Mischievous Mythicists At It Again

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by Neil Godfrey

We saw it first on Valerie Tarico’s website, and now, right on the eve of Easter, it pops up in full bloom on Alternet:



Or go to the original base:

What if Jesus Never Existed? An Interview with History Writer David Fitzgerald


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10 thoughts on “Mischievous Mythicists At It Again”

  1. • A required quote for any Easter posting:

    Neil Godfrey (28 October 2018). “Response #4: Non Sequitur’s Tim O’Neill presentation, …. Your turn“. Vridar.

    [O]n the whole the “scholars” do not argue for the historicity of Jesus but work on other questions on the assumption that he existed. When asked to justify that assumption the responses are, too often unfortunately, logically invalid, question begging, divorced from normative scholarly approaches to sources, misrepresenting the questions posed, and…. condescending, abusive. On the principle that all authorities ought to be held to account, such responses deserve to be set aside and the question should be pursued.

      1. … everything that is said of him [Christ Jesus], everything that is known of him, belongs to the world of imagination, that is, of the imagination of the Christian community, and therefore has nothing to do with any man who belongs to the real world.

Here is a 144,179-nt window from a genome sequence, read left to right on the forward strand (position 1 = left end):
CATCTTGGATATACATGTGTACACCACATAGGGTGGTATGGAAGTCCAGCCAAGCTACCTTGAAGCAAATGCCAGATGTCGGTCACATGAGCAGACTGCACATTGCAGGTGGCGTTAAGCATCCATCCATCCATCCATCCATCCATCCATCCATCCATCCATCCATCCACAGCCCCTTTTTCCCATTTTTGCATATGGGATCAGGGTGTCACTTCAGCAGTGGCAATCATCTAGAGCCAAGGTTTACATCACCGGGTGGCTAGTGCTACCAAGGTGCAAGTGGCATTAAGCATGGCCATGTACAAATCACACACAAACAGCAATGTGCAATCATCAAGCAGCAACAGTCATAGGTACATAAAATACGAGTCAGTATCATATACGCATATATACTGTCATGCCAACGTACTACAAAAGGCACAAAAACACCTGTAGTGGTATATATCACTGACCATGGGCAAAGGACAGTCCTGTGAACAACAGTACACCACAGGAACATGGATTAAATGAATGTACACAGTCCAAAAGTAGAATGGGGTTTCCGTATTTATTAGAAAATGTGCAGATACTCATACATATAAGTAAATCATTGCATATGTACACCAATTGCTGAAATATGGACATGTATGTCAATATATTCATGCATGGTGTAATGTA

There is often talk of Christ Jesus being a composite figure, but that could mean he was (and is) a composite of various communities’/sects’ beliefs in different Jesuses* or Christs^ [or Chrestuses^].

        ישוע / Yeshua, Ἰησοῦς / Iēsous

        1. • Every region or congregation had likely chosen one or another Gospel as its authoritative holy text

          Per Carrier (23 September 2016) [now bolded]. “Three Things to Know about New Testament Manuscripts”. Richard Carrier Blogs.

          As Trobisch points out, calling any book “The Gospel According to” was extremely unique and bizarre in the history of ancient literature, so much so that there is no possible way the four Gospels all came to have such a peculiar title form, consistently throughout all known manuscripts, by accident.

          Accordingly, this means whoever produced this singular c. 150 A.D. edition [of the New Testament] (I’ll just call it the C150 edition), also named the four Gospels.
          Since every region or congregation had likely chosen one or another Gospel as its authoritative holy text, then to bring in the most regions and congregations, the editor of C150 cobbled together a political alliance among the largest possible number of those, using the four Gospels found in our canon. Hence those four were chosen. Because when their constituents were added up, they far outnumbered Marcion’s.

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